Need a cheap dental crown or other work? Turkey can’t be beat
While Turkey isn’t among the cheapest countries in the world, especially since Istanbul itself has gotten quite expensive, there is probably no better place to combine dental work with a holiday. As I’ll discuss below, prices are shockingly cheap while standards are at Western professional levels.
I’ve traveled through most of the main tourist areas of the country, and I recently wrote about reasons everyone should visit Turkey, after having lived in the Mediterranean town of Kas for over a year. Some things (like beer) are weirdly expensive in Turkey, but most things are quite cheap, and dental work is astonishingly cheap.
Skipping to the bottom line first
I had a broken crown that I needed replaced while I was living in the touristy town of Kas, Turkey. I went in for a first appointment on a Tuesday, and by Friday I had a new porcelain crown installed for a bit under US$200 including everything. The service and equipment were very professional and friendly and I’m confident it was very good work since most of my expat friends there have been going to this dentist (or a nearby one) for years with rave reviews.
Crowns are expensive almost everywhere
When I was living in the US I paid over US$600 for crowns even with “dental insurance” back in the 1990s, and it seems prices have gone up a few hundred dollars since then. For that reason I thought I’d get a missing crown (different from the broken one I had fixed later) replaced when I was in Southeast Asia in 2010.
I checked prices of crowns at foreigner-friendly dental clinics in Vietnam, and they were charging around US$500 and up, so I waited until I got to Bangkok where I’d live for a while so I could shop around. After a lot of research I found that most dental clinics in Bangkok were also charging close to US$600 for a porcelain crown, and I ended up finding one for around US$470 in the end.
The clinic was professional looking and they probably charged lower prices because they were not close to Sukhumvit or other touristy areas, but the female dentist did seem to rush through the work. Still, the crown was replaced and I’m happy with it.
Dentists in Turkey are insanely cheap
So with the missing crown replaced I eventually developed another problem when another old crown broke in two places. There was no pain so I didn’t have to rush to a dentist and I wish I’d gone sooner. All my expat friends in town said the two local (both female) dentists were really good and were quite cheap so eventually I went in for an appointment.
The office has one very modern chair and a big computer screen on the wall facing it. The equipment and the way I was treated gave me great confidence, and as you know from above, the whole thing only cost US$200. To be more specific, the crown itself was 300TL and the fitting and temporary crown cost 60TL; 360TL is around US$200.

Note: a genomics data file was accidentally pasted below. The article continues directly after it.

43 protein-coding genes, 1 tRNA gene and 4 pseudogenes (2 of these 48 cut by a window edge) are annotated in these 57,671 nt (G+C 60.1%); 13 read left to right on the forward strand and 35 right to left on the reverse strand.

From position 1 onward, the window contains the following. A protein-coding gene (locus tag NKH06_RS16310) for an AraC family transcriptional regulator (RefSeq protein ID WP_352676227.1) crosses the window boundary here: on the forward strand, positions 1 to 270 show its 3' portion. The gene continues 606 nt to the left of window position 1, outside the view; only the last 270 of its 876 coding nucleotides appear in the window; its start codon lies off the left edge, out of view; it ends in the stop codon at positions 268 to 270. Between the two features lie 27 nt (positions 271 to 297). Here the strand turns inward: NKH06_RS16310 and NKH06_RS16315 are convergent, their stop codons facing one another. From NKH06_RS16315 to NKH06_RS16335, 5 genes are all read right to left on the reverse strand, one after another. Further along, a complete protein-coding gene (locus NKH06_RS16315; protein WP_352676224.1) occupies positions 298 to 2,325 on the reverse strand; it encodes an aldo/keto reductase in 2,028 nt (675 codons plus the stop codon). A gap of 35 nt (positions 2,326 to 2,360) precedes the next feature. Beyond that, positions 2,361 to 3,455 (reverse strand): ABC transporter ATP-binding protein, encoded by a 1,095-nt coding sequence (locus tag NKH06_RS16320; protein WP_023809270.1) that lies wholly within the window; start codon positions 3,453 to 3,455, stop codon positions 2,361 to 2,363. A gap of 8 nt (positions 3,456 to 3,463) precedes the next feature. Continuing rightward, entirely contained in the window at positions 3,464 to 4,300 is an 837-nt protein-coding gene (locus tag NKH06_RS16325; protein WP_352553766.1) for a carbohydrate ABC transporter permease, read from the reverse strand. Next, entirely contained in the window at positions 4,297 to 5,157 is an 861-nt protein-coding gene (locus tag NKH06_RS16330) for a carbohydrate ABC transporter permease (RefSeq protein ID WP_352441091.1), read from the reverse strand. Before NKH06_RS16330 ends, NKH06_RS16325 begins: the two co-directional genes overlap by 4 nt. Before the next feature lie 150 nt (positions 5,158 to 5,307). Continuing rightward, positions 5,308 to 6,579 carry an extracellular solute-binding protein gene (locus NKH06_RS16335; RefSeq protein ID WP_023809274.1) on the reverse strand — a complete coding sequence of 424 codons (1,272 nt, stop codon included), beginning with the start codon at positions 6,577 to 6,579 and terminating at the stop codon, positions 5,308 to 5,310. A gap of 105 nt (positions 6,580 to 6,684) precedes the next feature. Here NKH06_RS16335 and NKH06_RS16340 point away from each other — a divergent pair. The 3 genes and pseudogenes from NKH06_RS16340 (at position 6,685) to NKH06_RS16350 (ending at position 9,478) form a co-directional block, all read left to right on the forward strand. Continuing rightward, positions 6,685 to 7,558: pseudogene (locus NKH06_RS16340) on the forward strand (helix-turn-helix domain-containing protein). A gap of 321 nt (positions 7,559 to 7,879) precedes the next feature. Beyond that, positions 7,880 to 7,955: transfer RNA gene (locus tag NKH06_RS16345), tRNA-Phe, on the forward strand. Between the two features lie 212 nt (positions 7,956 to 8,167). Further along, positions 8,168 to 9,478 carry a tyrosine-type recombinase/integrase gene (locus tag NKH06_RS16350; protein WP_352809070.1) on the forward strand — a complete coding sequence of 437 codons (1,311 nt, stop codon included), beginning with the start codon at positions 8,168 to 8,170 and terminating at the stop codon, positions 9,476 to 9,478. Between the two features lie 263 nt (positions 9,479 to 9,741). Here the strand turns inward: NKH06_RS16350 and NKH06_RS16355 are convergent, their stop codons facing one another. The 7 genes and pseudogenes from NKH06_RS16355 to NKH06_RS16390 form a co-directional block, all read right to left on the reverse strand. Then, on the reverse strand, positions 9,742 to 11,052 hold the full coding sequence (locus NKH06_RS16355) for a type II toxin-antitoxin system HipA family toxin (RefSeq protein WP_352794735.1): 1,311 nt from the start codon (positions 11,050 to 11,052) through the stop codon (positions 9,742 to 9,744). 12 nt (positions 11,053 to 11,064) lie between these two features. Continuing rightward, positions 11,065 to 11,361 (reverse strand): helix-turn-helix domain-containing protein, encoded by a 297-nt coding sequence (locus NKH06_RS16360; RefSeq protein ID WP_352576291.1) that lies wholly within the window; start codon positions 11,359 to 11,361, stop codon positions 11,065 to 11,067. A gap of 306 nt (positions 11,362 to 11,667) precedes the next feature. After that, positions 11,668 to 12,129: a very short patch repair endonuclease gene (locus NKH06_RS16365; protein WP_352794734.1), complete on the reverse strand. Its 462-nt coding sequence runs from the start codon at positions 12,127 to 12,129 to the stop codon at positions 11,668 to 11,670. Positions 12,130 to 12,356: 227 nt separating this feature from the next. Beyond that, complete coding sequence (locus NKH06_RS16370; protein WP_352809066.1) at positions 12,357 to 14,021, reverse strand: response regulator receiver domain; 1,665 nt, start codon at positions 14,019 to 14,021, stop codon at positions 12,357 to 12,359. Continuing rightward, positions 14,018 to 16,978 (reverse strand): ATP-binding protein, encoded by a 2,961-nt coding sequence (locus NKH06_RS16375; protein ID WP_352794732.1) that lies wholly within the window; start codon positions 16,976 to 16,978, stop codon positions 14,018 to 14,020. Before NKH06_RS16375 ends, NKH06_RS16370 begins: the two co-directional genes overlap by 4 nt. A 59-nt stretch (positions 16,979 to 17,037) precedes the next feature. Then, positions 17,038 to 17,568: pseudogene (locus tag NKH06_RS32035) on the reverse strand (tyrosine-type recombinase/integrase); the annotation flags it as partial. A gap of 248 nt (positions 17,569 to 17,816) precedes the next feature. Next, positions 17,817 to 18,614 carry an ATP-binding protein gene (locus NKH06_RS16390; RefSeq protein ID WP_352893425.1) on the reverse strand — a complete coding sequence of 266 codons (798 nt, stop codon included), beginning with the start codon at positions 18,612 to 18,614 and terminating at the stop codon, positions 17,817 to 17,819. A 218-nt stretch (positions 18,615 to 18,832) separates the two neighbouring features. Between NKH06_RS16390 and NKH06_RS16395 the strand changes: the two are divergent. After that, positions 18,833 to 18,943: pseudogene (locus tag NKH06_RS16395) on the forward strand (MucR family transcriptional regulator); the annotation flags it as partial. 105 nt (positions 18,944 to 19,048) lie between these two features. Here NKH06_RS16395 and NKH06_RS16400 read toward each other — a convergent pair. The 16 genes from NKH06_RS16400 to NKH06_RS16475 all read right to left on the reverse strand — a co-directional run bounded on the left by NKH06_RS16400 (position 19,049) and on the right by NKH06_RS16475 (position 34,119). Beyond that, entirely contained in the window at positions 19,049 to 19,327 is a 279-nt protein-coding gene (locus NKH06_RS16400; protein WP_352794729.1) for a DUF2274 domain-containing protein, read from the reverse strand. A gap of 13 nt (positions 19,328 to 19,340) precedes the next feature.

A good friend of mine had two wisdom teeth pulled at the other dentist, and he had a few other minor things done that required about 6 total visits and the total bill was 300TL, or about US$170. My crown was relatively expensive because most of that money went for the crown itself to be made.
What makes Turkish dentists so cheap?
First off, I’d bet that in Istanbul the prices are much higher, and they might be much higher in Antalya and Bodrum as well. Kas is a town of about 7,000, and for about 7 months a year there are only a couple hundred expats living there, so a dentist has to charge prices that locals can afford. Since most locals make only €200 or €300 per month, they have to be cheap or no one would have any teeth left.
Also, there was literally no paperwork, and probably limited liability insurance coverage. When I made my appointment I was asked to write my name in their schedule book, and that was it. There is a dental assistant during the procedures, but no army of billing people and receptionists. That alone cuts down costs a lot, as does the very affordable rent I’m sure they pay at the upstairs office near the center of town.
By the way, both dentists in Kas speak fluent English and were trained in Europe, so communication was no problem at all, even though the assistant spoke only a bit of English.
If you go to a dentist in the US or Europe then you could potentially sue them if something goes horribly wrong, but in dental work that is a miniscule chance that I was willing to take. Also, as mentioned, most of my expat friends had been going to this dentist for years, so confidence was high.
Finding your own dental bargain in Turkey
I didn’t do much research on this topic because I lived in this town for a year and there are only two dentists there, but I’d guess that my experience is typical as long as you are in a city where local salaries are low and most tourism is only seasonal.
Neither of the dentists in Kas has a website yet so it won’t be easy to research them online, but perhaps dentists in nearby Fethiye or Antalya have websites and contact information.
If you need dental work done and are going to spend at least a week in Turkey you should definitely research what you can before you go and then visit as soon as you arrive. For anyone needing a mouthful of work done it would be worth staying for at least a month because you’ll save a fortune and have a really nice time between appointments.